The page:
Geneticist Robert Plomin, a pioneer of what’s called “hereditarian” science, in his new book Blueprint: How DNA Makes Us Who We Are, takes recent genetic research and draws some provocative conclusions. Plomin waited thirty years to publish his book because it took him that long to conduct the research necessary to prove his case. But the main reason for the delay, he admits, was cowardice. For a long time, he says, it was “dangerous” and even forbidden to study “the genetic origins of differences in people’s behaviour and to write about it in scientific journals.” Mainstream psychology promoted the view that everything was environmental. From stuttering to schizophrenia, all our problems were due to what our mother or father did or did not do in the first years of our life. Parents have been thoroughly “on the hook” for their children’s psychological well-being for a long time. Many adults spend decades of their lives in therapy trying to resolve their childhood issues. Many never do.
Yet many scientists besides Plomin believes that Freud and his ilk sent society looking in the wrong place for answers to the question of what makes us as we are. They hold that the key to personality traits lies not in how we were treated by our parents, but rather in what we inherited biologically from them, namely the genes in our DNA. Science has found that genetic heritability accounts for 50% of the psychological differences between us, from personality to mental abilities, which leaves 50% that should be accounted for by the environment. However, research shows that most of that 50% is not attributable to the type of environmental influences that can be planned for or readily affected – i.e. it’s made up of unpredictable events. And of the environmental influences that can be moderated, much of it is really an expression of genetics. Though environmental effects are important, it turns out that DNA differences are the major systematic source of psychological differences between us. Which means that we cannot do much about them. Oops.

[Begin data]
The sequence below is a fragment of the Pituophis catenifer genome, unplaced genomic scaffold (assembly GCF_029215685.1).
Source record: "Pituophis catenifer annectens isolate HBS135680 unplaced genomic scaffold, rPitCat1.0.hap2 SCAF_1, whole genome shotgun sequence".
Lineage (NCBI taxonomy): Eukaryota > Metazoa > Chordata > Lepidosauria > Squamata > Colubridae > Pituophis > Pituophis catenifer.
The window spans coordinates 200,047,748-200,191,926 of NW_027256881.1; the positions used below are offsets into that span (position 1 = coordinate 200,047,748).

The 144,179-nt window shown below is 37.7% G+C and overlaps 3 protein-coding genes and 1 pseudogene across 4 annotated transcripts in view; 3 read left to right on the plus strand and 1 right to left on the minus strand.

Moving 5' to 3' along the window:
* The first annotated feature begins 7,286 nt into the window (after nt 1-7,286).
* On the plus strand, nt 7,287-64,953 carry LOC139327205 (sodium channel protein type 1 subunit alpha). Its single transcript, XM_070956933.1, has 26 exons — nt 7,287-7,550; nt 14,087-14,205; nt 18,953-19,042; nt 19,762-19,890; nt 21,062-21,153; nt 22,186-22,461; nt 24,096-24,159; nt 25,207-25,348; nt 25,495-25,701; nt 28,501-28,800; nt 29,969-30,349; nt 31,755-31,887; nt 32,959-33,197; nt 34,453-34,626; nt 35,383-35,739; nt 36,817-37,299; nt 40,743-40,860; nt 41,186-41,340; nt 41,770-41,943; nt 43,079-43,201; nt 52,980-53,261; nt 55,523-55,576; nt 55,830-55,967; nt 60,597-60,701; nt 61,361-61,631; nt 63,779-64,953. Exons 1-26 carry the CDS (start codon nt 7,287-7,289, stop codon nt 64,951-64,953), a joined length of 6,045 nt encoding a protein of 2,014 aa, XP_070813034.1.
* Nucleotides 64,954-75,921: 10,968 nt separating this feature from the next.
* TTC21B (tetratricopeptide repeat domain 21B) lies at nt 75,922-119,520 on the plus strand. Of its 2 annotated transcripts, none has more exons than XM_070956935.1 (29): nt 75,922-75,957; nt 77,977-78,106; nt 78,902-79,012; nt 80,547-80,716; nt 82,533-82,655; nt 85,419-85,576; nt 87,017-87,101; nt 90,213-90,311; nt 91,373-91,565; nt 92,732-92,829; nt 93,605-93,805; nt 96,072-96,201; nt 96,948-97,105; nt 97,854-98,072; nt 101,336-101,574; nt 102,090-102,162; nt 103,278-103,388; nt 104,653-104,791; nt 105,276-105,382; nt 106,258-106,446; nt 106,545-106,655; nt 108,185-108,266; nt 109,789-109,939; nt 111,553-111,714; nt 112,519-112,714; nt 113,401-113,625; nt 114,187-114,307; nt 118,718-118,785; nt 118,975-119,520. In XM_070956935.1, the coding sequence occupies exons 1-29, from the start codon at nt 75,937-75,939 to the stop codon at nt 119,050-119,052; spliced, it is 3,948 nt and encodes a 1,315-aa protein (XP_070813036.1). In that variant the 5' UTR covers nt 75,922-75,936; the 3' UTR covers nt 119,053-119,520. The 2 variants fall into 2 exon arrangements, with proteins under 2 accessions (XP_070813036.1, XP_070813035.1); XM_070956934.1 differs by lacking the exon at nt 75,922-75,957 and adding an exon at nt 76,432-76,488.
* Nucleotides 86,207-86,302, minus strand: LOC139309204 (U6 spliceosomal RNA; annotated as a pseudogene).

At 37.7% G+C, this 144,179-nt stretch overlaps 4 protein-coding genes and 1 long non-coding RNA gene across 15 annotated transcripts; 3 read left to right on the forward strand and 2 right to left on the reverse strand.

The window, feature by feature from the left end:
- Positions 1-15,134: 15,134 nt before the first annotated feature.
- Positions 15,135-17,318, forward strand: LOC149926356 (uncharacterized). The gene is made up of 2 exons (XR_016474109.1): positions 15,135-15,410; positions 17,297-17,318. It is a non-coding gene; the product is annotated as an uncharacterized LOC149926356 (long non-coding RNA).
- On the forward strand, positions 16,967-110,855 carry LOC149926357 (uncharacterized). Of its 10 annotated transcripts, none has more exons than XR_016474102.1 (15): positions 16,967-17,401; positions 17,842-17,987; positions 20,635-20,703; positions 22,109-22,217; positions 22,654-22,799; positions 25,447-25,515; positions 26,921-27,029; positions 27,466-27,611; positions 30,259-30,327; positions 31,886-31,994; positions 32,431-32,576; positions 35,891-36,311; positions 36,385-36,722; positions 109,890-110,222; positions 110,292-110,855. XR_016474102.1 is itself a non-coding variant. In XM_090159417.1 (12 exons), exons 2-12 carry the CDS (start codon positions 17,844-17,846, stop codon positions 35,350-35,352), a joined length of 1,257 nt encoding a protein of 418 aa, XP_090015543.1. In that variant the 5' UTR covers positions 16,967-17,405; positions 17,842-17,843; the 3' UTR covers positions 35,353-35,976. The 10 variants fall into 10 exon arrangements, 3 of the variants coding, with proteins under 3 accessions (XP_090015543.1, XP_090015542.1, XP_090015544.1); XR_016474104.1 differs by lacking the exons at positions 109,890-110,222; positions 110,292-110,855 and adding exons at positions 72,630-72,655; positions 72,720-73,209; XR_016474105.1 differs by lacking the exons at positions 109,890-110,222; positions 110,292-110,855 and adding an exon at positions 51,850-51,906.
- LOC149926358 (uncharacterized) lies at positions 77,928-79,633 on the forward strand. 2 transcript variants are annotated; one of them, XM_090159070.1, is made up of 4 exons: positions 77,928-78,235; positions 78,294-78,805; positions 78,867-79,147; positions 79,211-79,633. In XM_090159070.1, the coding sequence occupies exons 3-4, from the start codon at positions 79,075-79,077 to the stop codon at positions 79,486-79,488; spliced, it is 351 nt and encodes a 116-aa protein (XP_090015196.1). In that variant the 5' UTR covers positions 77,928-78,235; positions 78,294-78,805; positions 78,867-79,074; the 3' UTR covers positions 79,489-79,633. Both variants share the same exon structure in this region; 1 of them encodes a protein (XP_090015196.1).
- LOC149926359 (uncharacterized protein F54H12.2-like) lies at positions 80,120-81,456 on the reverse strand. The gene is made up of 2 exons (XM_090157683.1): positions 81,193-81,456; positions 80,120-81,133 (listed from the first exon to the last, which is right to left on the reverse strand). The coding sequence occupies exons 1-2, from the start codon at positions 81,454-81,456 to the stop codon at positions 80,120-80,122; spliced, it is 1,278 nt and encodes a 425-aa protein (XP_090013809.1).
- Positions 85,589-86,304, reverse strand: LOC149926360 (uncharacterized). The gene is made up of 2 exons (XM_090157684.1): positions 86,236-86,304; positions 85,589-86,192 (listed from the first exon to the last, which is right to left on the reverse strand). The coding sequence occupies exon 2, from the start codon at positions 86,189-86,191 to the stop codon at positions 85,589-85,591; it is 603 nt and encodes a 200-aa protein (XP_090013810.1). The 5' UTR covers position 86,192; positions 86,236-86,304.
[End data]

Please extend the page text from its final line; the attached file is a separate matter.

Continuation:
In other words, whatever life circumstances we are born into, whether adverse or positive, we will respond to them according to our inbuilt genetic predisposition. Nobody is to blame for how we were treated as kids. Genetics primed us to respond positively or negatively to life’s events. This explains why some people born into the worst conditions turn out unscathed and others do not. Or vice versa. Though these scientific conclusions are about individuals rather than groups, they are in keeping with the teachings of Vedanta. What the scripture says about our conditioning concurs with the genetic findings, and I will explain why presently.